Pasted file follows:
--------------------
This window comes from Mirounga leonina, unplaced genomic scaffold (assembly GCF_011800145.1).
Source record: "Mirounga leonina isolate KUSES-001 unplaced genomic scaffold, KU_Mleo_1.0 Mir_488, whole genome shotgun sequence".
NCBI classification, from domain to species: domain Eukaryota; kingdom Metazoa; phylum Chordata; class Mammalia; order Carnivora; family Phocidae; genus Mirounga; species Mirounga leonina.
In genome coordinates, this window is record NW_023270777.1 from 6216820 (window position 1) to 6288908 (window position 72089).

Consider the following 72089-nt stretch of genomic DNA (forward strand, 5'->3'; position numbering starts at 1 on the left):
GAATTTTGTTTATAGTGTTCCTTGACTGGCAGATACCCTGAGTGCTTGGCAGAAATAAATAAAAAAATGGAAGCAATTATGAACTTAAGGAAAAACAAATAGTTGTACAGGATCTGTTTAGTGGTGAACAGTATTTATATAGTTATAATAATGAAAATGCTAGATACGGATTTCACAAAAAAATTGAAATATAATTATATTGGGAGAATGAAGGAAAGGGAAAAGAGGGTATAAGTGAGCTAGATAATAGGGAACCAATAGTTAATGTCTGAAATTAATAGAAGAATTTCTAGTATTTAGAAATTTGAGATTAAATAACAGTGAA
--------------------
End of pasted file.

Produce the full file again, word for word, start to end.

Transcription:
This window comes from Mirounga leonina, unplaced genomic scaffold (assembly GCF_011800145.1).
Source record: "Mirounga leonina isolate KUSES-001 unplaced genomic scaffold, KU_Mleo_1.0 Mir_488, whole genome shotgun sequence".
NCBI classification, from domain to species: domain Eukaryota; kingdom Metazoa; phylum Chordata; class Mammalia; order Carnivora; family Phocidae; genus Mirounga; species Mirounga leonina.
In genome coordinates, this window is record NW_023270777.1 from 6216820 (window position 1) to 6288908 (window position 72089).

Consider the following 72089-nt stretch of genomic DNA (forward strand, 5'->3'; position numbering starts at 1 on the left):
GAATTTTGTTTATAGTGTTCCTTGACTGGCAGATACCCTGAGTGCTTGGCAGAAATAAATAAAAAAATGGAAGCAATTATGAACTTAAGGAAAAACAAATAGTTGTACAGGATCTGTTTAGTGGTGAACAGTATTTATATAGTTATAATAATGAAAATGCTAGATACGGATTTCACAAAAAAATTGAAATATAATTATATTGGGAGAATGAAGGAAAGGGAAAAGAGGGTATAAGTGAGCTAGATAATAGGGAACCAATAGTTAATGTCTGAAATTAATAGAAGAATTTCTAGTATTTAGAAATTTGAGATTAAATAACAGTGAA